Ten Questions You Always Wanted to Ask Someone with Bipolar Disorder

"The worst is when you're told that you can just snap out of depression as if it's just a matter of pulling yourself together."
Rachid Moutiq. Photo by Simon Roel

This article originally appeared on VICE Denmark.

Rachid Moutiq is 29 years old, has a BA in journalism, and lives with bipolar disorder. About 40,000 Danes and 4 million Brits have had the same or a similar diagnosis, but as is often the case with mental illness, there's still a lot of stigma around it.

Moutiq and I went to high school together, where he did exceptionally well. I always considered him a genius; he was one of the smartest and most promising people I knew. But life, so far, hasn't turned out for him the way we all expected; being bipolar has made it difficult for Moutiqto hold down a traditional job.


Recently, he moved from Copenhagen back to the countryside to be closer to his family. I spoke to Moutiq to hear how the disorder has affected every aspect of his life.

VICE: What was it like to get your diagnosis?
Rachid Moutiq: I got it about a year ago, and it was such a relief, at first. I'd been misdiagnosed so often over the years, so it felt great to finally know what was going on with me. But that feeling subsided when I realized how serious the diagnosis is. When you're bipolar, you feel like there is a pendulum swinging between being extremely self-critical and awkward, and suddenly having an immense amount of confidence. I convinced myself that I always had to feel great, confident, and energetic, and it was tough to face the fact that my mania is as harmful as the depression. In order to be healthy, I have to find balance, but that balanced state doesn't come naturally to me, and the thought of it bores me a bit.

What's it like to be manic?
Early on in my manic states, I am the best version of myself. I do everything faster and don't get tired or sad. I'm not able to sleep, but I also don't feel the need to. It's like living in an upbeat movie montage: You don’t have to think—you just do, and everything is awesome. You talk a lot and have a hard time waiting for people to answer. You're superhuman, you're hilarious, you're the center of attention and loving it. If someone isn't giving you their undivided attention, you don't take it personally—you just think they're missing out. I guess that, in many ways, it's like being on cocaine.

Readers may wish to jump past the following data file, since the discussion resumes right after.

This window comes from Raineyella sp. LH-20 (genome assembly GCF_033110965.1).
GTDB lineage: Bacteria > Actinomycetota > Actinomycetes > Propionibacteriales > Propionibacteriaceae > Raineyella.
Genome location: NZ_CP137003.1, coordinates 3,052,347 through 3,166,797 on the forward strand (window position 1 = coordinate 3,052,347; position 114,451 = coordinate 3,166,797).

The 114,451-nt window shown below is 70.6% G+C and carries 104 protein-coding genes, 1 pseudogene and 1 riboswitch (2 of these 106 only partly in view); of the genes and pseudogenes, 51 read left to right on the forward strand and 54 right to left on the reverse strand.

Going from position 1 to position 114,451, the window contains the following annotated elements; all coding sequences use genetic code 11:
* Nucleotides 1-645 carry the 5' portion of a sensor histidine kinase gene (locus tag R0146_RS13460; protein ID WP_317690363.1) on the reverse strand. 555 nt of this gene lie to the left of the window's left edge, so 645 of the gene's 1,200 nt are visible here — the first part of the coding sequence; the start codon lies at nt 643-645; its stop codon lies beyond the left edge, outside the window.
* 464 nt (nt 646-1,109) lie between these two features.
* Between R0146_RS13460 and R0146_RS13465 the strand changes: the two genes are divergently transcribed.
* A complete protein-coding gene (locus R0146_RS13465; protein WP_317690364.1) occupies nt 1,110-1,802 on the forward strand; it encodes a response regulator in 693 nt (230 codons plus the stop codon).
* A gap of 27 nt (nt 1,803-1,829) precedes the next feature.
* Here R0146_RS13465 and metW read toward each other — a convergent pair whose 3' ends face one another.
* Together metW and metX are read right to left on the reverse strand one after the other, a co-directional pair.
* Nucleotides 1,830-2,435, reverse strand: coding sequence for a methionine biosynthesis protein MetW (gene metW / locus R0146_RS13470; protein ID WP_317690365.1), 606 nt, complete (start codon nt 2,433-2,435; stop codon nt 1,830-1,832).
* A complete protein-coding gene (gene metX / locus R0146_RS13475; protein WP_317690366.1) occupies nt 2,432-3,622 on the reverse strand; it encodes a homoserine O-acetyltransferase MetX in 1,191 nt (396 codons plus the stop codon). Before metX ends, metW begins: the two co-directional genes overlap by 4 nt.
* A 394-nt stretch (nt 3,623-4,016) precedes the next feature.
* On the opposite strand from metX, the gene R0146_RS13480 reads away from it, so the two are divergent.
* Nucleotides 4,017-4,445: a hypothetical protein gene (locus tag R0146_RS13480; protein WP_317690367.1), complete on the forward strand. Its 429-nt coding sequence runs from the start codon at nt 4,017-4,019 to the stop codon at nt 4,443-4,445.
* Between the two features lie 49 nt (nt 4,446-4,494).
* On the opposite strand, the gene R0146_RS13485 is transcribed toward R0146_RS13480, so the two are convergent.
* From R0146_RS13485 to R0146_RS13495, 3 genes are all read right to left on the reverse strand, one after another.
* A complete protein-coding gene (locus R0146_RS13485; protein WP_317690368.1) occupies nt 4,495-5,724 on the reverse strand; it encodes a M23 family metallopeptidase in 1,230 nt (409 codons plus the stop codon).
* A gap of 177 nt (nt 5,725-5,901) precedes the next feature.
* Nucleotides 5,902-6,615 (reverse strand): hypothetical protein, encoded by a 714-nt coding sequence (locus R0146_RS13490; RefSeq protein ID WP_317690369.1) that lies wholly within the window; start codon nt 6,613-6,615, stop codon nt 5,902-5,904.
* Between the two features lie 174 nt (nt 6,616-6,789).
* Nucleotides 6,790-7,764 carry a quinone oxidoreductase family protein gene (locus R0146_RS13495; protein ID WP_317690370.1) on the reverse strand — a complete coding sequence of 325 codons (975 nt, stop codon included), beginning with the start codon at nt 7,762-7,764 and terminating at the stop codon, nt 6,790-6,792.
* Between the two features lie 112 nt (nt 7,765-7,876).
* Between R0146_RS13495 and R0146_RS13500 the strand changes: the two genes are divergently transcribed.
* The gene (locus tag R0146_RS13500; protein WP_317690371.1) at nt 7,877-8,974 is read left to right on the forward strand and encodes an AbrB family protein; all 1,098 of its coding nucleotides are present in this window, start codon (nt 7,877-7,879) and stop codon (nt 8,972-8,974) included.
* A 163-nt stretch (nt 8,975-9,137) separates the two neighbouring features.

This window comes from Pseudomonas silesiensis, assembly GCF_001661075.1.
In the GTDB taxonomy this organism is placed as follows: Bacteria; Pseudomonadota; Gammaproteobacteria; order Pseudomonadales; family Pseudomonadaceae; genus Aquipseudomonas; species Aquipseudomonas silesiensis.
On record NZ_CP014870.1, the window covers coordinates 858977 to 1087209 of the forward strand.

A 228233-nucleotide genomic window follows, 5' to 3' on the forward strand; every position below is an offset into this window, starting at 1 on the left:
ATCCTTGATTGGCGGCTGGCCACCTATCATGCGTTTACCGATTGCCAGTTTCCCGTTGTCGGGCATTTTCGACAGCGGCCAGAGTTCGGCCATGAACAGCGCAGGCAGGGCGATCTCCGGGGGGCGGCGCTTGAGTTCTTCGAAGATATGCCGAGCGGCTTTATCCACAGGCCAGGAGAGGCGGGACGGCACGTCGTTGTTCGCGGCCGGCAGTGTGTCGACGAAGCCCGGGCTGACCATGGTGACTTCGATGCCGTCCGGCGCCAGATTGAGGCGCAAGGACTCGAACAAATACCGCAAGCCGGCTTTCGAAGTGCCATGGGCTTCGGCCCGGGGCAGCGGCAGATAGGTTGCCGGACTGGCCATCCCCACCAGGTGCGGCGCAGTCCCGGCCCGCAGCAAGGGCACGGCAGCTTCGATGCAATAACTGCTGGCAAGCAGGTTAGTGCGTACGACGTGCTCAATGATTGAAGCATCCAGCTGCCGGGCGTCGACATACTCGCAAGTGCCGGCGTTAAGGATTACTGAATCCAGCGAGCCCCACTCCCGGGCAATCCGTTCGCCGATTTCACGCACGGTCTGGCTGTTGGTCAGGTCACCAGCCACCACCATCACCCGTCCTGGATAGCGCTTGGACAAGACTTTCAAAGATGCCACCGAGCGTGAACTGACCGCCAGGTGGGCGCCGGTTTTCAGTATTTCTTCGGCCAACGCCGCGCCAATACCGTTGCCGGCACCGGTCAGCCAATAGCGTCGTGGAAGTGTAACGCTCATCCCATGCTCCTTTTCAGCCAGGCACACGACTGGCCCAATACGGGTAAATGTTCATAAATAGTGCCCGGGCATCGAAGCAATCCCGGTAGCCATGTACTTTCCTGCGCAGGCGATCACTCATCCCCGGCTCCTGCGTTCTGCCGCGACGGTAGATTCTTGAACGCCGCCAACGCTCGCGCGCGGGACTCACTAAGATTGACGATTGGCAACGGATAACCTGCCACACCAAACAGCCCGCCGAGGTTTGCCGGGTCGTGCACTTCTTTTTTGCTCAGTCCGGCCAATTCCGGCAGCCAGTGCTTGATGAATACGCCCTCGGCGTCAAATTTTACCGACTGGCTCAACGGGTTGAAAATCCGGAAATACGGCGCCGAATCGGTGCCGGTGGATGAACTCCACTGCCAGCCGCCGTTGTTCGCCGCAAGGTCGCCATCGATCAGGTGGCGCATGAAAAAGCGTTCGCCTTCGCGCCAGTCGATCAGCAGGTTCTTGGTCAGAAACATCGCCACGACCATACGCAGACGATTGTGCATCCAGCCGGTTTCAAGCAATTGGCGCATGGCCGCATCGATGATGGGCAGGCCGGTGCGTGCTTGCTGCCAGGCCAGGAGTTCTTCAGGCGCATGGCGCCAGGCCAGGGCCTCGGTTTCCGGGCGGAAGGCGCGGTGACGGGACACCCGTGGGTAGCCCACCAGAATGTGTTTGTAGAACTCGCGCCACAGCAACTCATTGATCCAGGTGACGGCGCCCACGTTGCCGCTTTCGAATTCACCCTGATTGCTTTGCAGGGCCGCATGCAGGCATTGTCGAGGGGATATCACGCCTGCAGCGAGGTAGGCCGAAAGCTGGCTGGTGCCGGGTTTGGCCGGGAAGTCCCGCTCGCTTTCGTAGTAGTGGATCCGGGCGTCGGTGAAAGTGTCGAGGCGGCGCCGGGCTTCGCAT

Photo by Roseann Sabla

Why is the mania as bad as depression, then?
There are two main reasons. The first one is that if you're manic long enough, eventually the same thing happens as when you're doing coke for a few days straight—you become paranoid, and out of control. After a manic episode, my brain just snaps and the depression hits. Secondly, you do things that are out of character when you’re manic. You make important decisions about your life, money, and relationships in a split second, and that can ruin your life.

I once gambled away $2,400 and the bank closed my account. Hyper-sexuality is also a symptom—I've had manic sex in public spaces with people whose names I didn't even know. It can ruin your relationships, your friendships, and your career. It’s not uncommon for people to quit their jobs when they're manic because they don't want to be tied down, only to deeply regret it when the episode is over.

How does being bipolar affect your day-to-day?
This diagnosis affects everything. I often can't sleep—I was awake for two-and-a-half days once, and when I finally fell asleep, I slept for 20 hours straight. You lose control of your body. When I’m manic, I have to remind myself to eat—and when I do eat, I have to remind myself to stop.

When I'm depressed, I interpret everything completely differently. Simply getting up in the morning and going to work is a challenge. Your reflexes aren't great, so you can hardly drive a car. I have experienced depression so severe that I was struggling to even slice a loaf of bread. I had so little energy that it seemed impossible to hold the bread and slice it with the knife. When you feel like that, you don't have the energy to shower—you don't even think you deserve to be clean.